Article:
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Inglis Grain Elevator Row nationally recognized

The Inglis Grain Elevator Row is Canada s best surviving collection of early 20th century grain storage and shipping facilities competitively aligned side by side at a rural railway loading point.

This site is especially valued for the largely unaltered layout of its various components and for the intact architectural and mechanical features of its five primary elevators.

A distinctive and once-common building in many Prairie communities, the country elevator, with its sharp vertical profile, sturdy wood-cribbed construction and specialized grain-handling equipment came to symbolize the rapid settlement and expansion of agricultural production in Western Canada in the early 1900s.

The Inglis elevators are excellent examples of standard designs which were used in communities across the Canadian Prairies, and whose distinctive form dominated the Prairie skyline for over a century.

The five Inglis elevators also represent the full range of ownership interests involved in the Canadian grain elevator network: producer co-operatives (United Grain Growers Ltd.), family enterprises (N. M. Paterson and Co.) and Canadian-and American-backed corporations (latterly known as the Reliance Grain Co. Ltd. and National Grain Co.).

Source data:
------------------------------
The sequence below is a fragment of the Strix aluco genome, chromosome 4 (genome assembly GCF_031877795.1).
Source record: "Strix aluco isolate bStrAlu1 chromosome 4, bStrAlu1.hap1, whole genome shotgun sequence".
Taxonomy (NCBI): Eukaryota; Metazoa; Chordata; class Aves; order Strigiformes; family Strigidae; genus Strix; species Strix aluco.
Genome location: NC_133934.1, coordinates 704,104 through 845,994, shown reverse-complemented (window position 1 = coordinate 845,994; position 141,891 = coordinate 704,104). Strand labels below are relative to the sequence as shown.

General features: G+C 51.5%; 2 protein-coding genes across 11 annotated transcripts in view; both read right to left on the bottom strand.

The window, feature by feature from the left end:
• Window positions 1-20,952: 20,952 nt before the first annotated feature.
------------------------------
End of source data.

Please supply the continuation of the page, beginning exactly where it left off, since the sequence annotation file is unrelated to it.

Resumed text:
Resisting the threat of closure and forces of consolidation that eliminated hundreds of traditional Prairie elevators and railway branch lines since the 1960s, the Inglis site, which served a prime grain-growing region, remained an active shipping point used by Paterson and United Grain Growers until 1995.

A history and inventory of Manitoba grain elevators undertaken by the provincial Historic Resources Branch in 1992 identified the special qualities that the Inglis elevator row possessed and, after much negotiation and planning and community involvement, the entire row was designated a Provincial Historic Site and then a National Historic Site, in 1996 and 1999 respectively.

The newly established Inglis Area Heritage Committee then undertook the seemingly impossible challenge of raising almost $2.5 million to restore the 14 different structures which currently make up the Inglis Elevator Row.

After more than 10 years of fundraising and structural rehabilitation involving federal, provincial, regional, local, corporate, foundation and private contributors, the Inglis Elevator Row was officially opened to the public on June 4, 2008. Additional information can be obtained online at:;; or

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